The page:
Now, that being said, I can’t say too many more nice points about the film. What I find interesting about it is that the early footage is showing real acts of violence usually involved with teen drivers, which clearly sets up that this film is meant to be some sort of commentary on society; how anyone can just snap when they are having a bad day. The problem is that the film doesn’t really have much to say about it; it never suggests that Russell Crowe’s character has been wronged. He’s obviously gone through a terrible divorce, as seen in a rather tense scene later when he interacts with one of Rachel’s best friends who’s acting as her divorce lawyer.
But here’s the thing: the film kind of betrays itself. The very first thing we see is Russell Crowe’s character abusing pills and killing two people, then setting a house on fire. And the film never really portrays him much as an everyman because then he has to transition into being a blood psychopath, and it almost makes it seem like he always was that. As a result, any sort of commentary this film was meant to give is gone. Unhinged’s biggest problem is that, but it’s also the fact that it’s got a lot of rather dull transition scenes at the beginning of the film. Many early portions of this film are spent in traffic jams, and this is usually designed to deliver exposition and set up plot points for later on in the film. Trust me, I predicted one-liner dialogue was going to come into force at the end of the movie and I was absolutely right. Though, on that note, I don’t even play Fortnite all that much and I even know that strategy is rubbish. Trust me, that will make sense after you see the film. Thank you once again, Fortnite product placement. It’s so blatant in this movie I have to wonder how much money they paid, and why the hell is their Fortnite product placement in a 15-certificate movie? (Moving on to me ranting about product placement for an overhyped videogame in a rated R movie. And I know, I probably lost a lot of you by bashing Fortnite but let’s keep going with this.)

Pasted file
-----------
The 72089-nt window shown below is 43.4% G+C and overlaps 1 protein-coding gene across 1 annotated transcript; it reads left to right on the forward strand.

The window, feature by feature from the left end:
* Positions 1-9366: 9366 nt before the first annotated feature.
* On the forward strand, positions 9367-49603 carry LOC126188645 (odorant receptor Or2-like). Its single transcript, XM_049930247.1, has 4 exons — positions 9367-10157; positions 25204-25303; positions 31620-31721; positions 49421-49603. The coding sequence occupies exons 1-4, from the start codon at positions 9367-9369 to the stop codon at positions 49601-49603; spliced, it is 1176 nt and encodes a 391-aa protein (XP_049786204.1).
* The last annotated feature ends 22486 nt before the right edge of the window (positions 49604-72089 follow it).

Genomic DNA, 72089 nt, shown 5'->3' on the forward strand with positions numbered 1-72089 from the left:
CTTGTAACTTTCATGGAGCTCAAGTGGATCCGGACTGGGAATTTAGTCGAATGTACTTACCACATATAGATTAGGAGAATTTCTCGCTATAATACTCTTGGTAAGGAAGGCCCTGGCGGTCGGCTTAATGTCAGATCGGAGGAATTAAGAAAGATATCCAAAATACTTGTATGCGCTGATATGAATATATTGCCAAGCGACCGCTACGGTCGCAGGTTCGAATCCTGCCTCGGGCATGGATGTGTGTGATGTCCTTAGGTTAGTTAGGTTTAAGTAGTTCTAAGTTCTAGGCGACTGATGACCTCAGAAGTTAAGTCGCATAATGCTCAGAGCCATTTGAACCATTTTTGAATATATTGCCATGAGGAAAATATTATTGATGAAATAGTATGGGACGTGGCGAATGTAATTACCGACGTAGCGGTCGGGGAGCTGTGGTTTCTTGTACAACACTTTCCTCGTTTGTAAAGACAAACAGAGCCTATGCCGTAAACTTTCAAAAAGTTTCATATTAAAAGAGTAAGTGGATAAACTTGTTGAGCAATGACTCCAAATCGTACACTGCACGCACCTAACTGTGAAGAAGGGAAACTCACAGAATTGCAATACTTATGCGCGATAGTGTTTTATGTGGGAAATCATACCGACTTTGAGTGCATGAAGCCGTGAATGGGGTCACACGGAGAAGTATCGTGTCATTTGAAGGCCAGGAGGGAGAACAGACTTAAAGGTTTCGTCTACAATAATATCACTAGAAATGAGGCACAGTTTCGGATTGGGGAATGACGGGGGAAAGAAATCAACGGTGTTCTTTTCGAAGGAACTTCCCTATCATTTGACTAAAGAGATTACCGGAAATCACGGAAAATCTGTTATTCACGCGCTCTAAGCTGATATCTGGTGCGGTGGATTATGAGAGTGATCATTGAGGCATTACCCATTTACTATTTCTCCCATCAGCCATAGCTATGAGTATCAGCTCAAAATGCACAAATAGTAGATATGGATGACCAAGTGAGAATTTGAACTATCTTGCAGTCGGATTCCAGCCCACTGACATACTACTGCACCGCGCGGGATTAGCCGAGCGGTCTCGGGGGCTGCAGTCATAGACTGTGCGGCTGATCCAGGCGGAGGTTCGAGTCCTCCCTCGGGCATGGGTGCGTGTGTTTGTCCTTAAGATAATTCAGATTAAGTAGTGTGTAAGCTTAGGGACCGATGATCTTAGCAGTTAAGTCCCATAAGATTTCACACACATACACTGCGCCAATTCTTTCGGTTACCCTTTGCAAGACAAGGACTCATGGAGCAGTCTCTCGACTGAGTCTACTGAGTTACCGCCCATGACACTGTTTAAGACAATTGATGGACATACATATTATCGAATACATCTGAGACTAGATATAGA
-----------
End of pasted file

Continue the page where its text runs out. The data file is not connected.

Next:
So, where does this film really leave us? Well, it’s now kind of become a slasher film. I’ve been watching so many kill counts on the YouTube channel Dead Meat—highly recommend watching it, by the way—that I’ve actually gotten to a stage where I’m just counting, and I think the thing that made me realise partway through that this film wasn’t exactly gripping me was when I was actually trying to tally up how many people had died and realised I’d gotten it wrong. Side note, I’m actually starting to now hear the sound effect from that YouTube channel any time I’m watching a horror film. Now, there’s nothing wrong with a slasher film—I love a good slasher movie—but I feel like this film only decided to be a slasher movie halfway through, and halfway through the film all sense of realism is kind of lost and the laws of Physics are in the corner crying. And of course, as you’d expect since this is an R-rated film in America, the deaths are brutal. There are some really brutal deaths in this movie. Like, seriously. Now, that being said, the gore factor is not really a thing – the film actually is rather light when it comes to gore, and I think that’s actually to this film’s benefit. By cutting away from a lot of these scenes, they’re actually leaving more to the imagination and it actually makes it worse.
As for the performances, well, Russell Crowe’s American accent is a bit dodgy at times but he does a decent job with it, although he seems to definitely be getting more typecast in these sorts of roles; I think this is getting to a stage where he is getting a bit unfairly typecast due to his reputation by some directors and writers that he is hard to work with, and I would like to see more casting agents give him a bit more. In fact, the standout performance in this one is lead actress Caren Pistorius who does a very believable role. And I actually went in not having seen her in another film prior to this; she’s relatively new – the last big project she was in was the Peter Jackson film Mortal Engines, which I haven’t seen.